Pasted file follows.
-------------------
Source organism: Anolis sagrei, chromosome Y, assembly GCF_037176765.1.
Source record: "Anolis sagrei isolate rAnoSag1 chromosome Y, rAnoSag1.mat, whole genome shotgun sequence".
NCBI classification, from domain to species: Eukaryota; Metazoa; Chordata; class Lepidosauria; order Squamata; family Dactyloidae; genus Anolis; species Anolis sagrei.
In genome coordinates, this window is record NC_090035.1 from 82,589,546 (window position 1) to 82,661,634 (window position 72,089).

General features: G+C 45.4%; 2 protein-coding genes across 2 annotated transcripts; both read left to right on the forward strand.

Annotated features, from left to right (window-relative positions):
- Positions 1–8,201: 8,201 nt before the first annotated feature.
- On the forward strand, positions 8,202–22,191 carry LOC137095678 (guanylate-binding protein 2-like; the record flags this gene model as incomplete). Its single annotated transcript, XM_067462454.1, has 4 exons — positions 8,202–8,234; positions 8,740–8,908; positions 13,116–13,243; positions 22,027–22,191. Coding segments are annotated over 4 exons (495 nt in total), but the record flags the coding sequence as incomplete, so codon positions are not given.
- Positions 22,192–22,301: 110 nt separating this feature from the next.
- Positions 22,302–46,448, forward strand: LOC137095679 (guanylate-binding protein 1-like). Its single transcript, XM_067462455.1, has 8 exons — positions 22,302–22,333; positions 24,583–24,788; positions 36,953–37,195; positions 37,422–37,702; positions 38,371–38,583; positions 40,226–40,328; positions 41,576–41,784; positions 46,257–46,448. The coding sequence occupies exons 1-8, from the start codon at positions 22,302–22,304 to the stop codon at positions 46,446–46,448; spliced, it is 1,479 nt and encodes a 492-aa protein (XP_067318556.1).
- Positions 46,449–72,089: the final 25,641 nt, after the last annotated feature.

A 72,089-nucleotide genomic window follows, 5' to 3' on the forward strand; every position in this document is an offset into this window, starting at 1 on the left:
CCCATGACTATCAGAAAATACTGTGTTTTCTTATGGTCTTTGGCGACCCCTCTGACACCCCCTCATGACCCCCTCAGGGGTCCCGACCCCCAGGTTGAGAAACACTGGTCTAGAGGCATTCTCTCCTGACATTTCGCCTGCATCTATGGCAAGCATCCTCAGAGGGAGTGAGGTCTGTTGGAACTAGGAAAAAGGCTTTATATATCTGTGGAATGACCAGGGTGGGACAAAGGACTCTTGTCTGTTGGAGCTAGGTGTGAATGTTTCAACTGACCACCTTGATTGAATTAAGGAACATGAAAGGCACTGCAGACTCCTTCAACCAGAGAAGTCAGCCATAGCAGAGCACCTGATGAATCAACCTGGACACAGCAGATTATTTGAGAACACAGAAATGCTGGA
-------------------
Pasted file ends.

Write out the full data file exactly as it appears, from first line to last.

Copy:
Source organism: Anolis sagrei, chromosome Y, assembly GCF_037176765.1.
Source record: "Anolis sagrei isolate rAnoSag1 chromosome Y, rAnoSag1.mat, whole genome shotgun sequence".
NCBI classification, from domain to species: Eukaryota; Metazoa; Chordata; class Lepidosauria; order Squamata; family Dactyloidae; genus Anolis; species Anolis sagrei.
In genome coordinates, this window is record NC_090035.1 from 82,589,546 (window position 1) to 82,661,634 (window position 72,089).

General features: G+C 45.4%; 2 protein-coding genes across 2 annotated transcripts; both read left to right on the forward strand.

Annotated features, from left to right (window-relative positions):
- Positions 1–8,201: 8,201 nt before the first annotated feature.
- On the forward strand, positions 8,202–22,191 carry LOC137095678 (guanylate-binding protein 2-like; the record flags this gene model as incomplete). Its single annotated transcript, XM_067462454.1, has 4 exons — positions 8,202–8,234; positions 8,740–8,908; positions 13,116–13,243; positions 22,027–22,191. Coding segments are annotated over 4 exons (495 nt in total), but the record flags the coding sequence as incomplete, so codon positions are not given.
- Positions 22,192–22,301: 110 nt separating this feature from the next.
- Positions 22,302–46,448, forward strand: LOC137095679 (guanylate-binding protein 1-like). Its single transcript, XM_067462455.1, has 8 exons — positions 22,302–22,333; positions 24,583–24,788; positions 36,953–37,195; positions 37,422–37,702; positions 38,371–38,583; positions 40,226–40,328; positions 41,576–41,784; positions 46,257–46,448. The coding sequence occupies exons 1-8, from the start codon at positions 22,302–22,304 to the stop codon at positions 46,446–46,448; spliced, it is 1,479 nt and encodes a 492-aa protein (XP_067318556.1).
- Positions 46,449–72,089: the final 25,641 nt, after the last annotated feature.

A 72,089-nucleotide genomic window follows, 5' to 3' on the forward strand; every position in this document is an offset into this window, starting at 1 on the left:
CCCATGACTATCAGAAAATACTGTGTTTTCTTATGGTCTTTGGCGACCCCTCTGACACCCCCTCATGACCCCCTCAGGGGTCCCGACCCCCAGGTTGAGAAACACTGGTCTAGAGGCATTCTCTCCTGACATTTCGCCTGCATCTATGGCAAGCATCCTCAGAGGGAGTGAGGTCTGTTGGAACTAGGAAAAAGGCTTTATATATCTGTGGAATGACCAGGGTGGGACAAAGGACTCTTGTCTGTTGGAGCTAGGTGTGAATGTTTCAACTGACCACCTTGATTGAATTAAGGAACATGAAAGGCACTGCAGACTCCTTCAACCAGAGAAGTCAGCCATAGCAGAGCACCTGATGAATCAACCTGGACACAGCAGATTATTTGAGAACACAGAAATGCTGGA